How to be mindful and present - and not use food as a mood regulator.
Most of my clients have been using food to cope with anxiety, stress or boredom for many years or even decades. During the first moments of snacking or munching, they experience a sense of calmness and a reduction of stressful symptoms. Therefore the eating ritual has become a powerful and reliable coping strategy, often resulting in unwanted weight gain and a sense of failure.
If you feel the need to snack when you are not physically hungry, gently ask yourself: "Am I celebrating or self-medicating?" It is crucial to have compassion for the part of you that needs to take the edge off and self-soothe.
Rather than beating yourself up for it, gently acknowledge that you are going through a difficult time and that you are experiencing a moment of emotional pain. We all do. Instead of eating to make that yucky feeling go away, allow yourself a moment to explore what is going on as if you were asking a child or loved one in need of soothing and comforting.
Below are five simple tips for being mindful and practicing to be present with your food as well as your physical and emotional needs.
Tip #1 - Slow down and take a few deep breaths.
Pause and be present to your sensations in the body. Where are you feeling the anxiety? Are your shoulders tense, is your posture contracted, is your heart racing? Take at least seven deep breaths in and out. Put both feet firmly on the ground and notice your surroundings. Become present with what's around you and what you are seeing. Ground yourself. Place your hands over your heart and wish yourself well.
Tip #2 - Show yourself loving-kindness.
Silently say to yourself: "This is a very difficult moment. I am not alone. Others have felt like this before. I'll be okay." Treat yourself the same way you would comfort and soothe a child or someone you love. It is important that we show ourselves warmth and compassion in a moment of emotional distress.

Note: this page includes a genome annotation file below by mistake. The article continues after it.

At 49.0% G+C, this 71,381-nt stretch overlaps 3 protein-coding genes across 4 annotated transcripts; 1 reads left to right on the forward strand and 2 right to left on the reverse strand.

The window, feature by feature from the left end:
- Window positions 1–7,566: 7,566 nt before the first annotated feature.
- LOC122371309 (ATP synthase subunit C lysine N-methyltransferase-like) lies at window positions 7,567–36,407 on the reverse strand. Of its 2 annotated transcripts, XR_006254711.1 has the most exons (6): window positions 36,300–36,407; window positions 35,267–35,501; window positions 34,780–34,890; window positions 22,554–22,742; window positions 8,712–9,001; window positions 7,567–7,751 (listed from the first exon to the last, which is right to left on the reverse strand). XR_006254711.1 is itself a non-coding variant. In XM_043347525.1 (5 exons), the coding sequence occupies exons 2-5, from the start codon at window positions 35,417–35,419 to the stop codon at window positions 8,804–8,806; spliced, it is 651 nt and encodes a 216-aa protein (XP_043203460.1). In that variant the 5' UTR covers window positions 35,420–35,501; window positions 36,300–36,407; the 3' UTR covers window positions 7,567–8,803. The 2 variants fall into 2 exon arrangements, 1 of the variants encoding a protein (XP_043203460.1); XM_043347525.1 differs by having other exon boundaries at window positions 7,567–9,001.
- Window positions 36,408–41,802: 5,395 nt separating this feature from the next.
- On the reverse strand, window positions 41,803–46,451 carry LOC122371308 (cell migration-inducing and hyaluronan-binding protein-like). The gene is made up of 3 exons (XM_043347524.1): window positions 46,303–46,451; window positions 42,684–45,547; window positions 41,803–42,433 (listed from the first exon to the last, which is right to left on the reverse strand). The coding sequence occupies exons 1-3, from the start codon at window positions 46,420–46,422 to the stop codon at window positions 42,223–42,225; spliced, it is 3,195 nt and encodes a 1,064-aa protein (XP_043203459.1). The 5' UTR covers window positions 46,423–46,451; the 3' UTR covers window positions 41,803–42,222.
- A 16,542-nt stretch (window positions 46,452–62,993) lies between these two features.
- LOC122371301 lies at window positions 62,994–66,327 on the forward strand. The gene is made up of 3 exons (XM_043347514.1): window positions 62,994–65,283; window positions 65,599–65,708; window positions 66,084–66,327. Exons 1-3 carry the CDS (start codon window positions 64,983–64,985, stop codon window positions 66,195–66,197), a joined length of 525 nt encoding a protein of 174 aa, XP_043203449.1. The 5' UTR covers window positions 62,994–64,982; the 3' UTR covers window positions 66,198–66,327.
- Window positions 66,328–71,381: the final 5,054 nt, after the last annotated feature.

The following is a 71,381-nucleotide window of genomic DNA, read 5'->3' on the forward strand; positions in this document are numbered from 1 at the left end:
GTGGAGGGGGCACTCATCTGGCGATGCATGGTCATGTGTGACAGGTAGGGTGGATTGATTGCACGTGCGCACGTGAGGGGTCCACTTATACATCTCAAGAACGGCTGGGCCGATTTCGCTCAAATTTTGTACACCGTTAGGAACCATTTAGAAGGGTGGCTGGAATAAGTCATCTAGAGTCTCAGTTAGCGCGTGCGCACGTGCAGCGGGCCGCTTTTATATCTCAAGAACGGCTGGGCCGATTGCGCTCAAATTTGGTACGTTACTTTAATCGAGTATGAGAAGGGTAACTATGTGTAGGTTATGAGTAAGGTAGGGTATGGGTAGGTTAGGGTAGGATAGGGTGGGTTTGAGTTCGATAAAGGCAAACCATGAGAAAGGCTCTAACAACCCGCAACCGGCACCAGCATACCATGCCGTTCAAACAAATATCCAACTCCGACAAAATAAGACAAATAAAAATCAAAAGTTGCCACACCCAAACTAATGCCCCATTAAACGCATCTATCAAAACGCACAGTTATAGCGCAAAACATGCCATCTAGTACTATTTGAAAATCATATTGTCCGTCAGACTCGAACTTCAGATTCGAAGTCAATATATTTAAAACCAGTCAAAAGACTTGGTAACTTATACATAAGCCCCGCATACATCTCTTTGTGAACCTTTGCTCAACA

"It's not just about losing weight - it's about creating a lighter existence, both physically and emotionally."
Tip #3 - Breathe into your heart space and wish yourself well.
Imagine a beautiful healing light surrounding your heart, protecting you from harm. Gently place your hands over your heart and fill your heart space with a sense of safety, encouragement, self-empathy and self-kindness.
Tip #4 - Give yourself permission to end dieting.
Restrictive dieting tends to leave a person more frustrated and hopeless than before. It is my belief that we don't need more discipline - we need more nurturing. Therefore, let go of years and years of struggling with calorie counting and weighing - and invite in new self-soothing and self-nurturing rituals.
Tip #5 - Set an intention for the day.
Instead of overthinking what and when to eat, I propose you set a daily intention in the morning, such as: "I look forward to nourishing myself well and cooking a beautiful meal." Make sure you have beautiful, healthy and yummy choices at home (in your fridge) so it becomes easier to prepare nutritious meals and snacks for yourself.
When we focus on our overall self-care (emotional, spiritual, physical) and keep our inner self-love reservoir full, the need for emotional eating is going to diminish over time.
Check out my upcoming in-person workshops in Santa Barbara:
Saturday, May 20. 10am-2pm @ Family Therapy Institute
I support clients via Zoom nationwide and in-person in Santa Barbara, California. I look forward to being your guide on your mindful nourishment and emotional self-care journey!
If you'd like to set up an initial complimentary consultation below, click on this calendar link.